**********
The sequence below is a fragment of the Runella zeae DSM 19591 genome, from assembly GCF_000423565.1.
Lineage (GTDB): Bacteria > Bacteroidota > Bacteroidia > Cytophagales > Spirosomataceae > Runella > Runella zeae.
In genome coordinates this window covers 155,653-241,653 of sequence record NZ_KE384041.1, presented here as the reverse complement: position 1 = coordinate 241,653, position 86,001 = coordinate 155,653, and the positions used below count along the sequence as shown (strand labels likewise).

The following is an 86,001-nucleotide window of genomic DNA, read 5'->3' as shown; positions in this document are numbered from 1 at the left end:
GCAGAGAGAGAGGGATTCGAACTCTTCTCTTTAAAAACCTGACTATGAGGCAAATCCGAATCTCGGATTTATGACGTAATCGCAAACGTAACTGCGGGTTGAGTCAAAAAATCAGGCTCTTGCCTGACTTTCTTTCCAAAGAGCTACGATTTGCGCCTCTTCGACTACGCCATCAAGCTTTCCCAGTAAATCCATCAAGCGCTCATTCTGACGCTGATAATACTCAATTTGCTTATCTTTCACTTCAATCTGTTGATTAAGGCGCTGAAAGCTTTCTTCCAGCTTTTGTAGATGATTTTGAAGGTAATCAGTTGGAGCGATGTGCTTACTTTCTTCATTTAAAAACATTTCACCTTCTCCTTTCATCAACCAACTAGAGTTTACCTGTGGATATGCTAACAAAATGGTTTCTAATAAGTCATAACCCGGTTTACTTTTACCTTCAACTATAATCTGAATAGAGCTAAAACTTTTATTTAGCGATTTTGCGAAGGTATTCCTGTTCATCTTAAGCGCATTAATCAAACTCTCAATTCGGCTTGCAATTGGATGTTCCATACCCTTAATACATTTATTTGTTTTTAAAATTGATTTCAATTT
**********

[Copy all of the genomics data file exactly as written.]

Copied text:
The sequence below is a fragment of the Runella zeae DSM 19591 genome, from assembly GCF_000423565.1.
Lineage (GTDB): Bacteria > Bacteroidota > Bacteroidia > Cytophagales > Spirosomataceae > Runella > Runella zeae.
In genome coordinates this window covers 155,653-241,653 of sequence record NZ_KE384041.1, presented here as the reverse complement: position 1 = coordinate 241,653, position 86,001 = coordinate 155,653, and the positions used below count along the sequence as shown (strand labels likewise).

The following is an 86,001-nucleotide window of genomic DNA, read 5'->3' as shown; positions in this document are numbered from 1 at the left end:
GCAGAGAGAGAGGGATTCGAACTCTTCTCTTTAAAAACCTGACTATGAGGCAAATCCGAATCTCGGATTTATGACGTAATCGCAAACGTAACTGCGGGTTGAGTCAAAAAATCAGGCTCTTGCCTGACTTTCTTTCCAAAGAGCTACGATTTGCGCCTCTTCGACTACGCCATCAAGCTTTCCCAGTAAATCCATCAAGCGCTCATTCTGACGCTGATAATACTCAATTTGCTTATCTTTCACTTCAATCTGTTGATTAAGGCGCTGAAAGCTTTCTTCCAGCTTTTGTAGATGATTTTGAAGGTAATCAGTTGGAGCGATGTGCTTACTTTCTTCATTTAAAAACATTTCACCTTCTCCTTTCATCAACCAACTAGAGTTTACCTGTGGATATGCTAACAAAATGGTTTCTAATAAGTCATAACCCGGTTTACTTTTACCTTCAACTATAATCTGAATAGAGCTAAAACTTTTATTTAGCGATTTTGCGAAGGTATTCCTGTTCATCTTAAGCGCATTAATCAAACTCTCAATTCGGCTTGCAATTGGATGTTCCATACCCTTAATACATTTATTTGTTTTTAAAATTGATTTCAATTT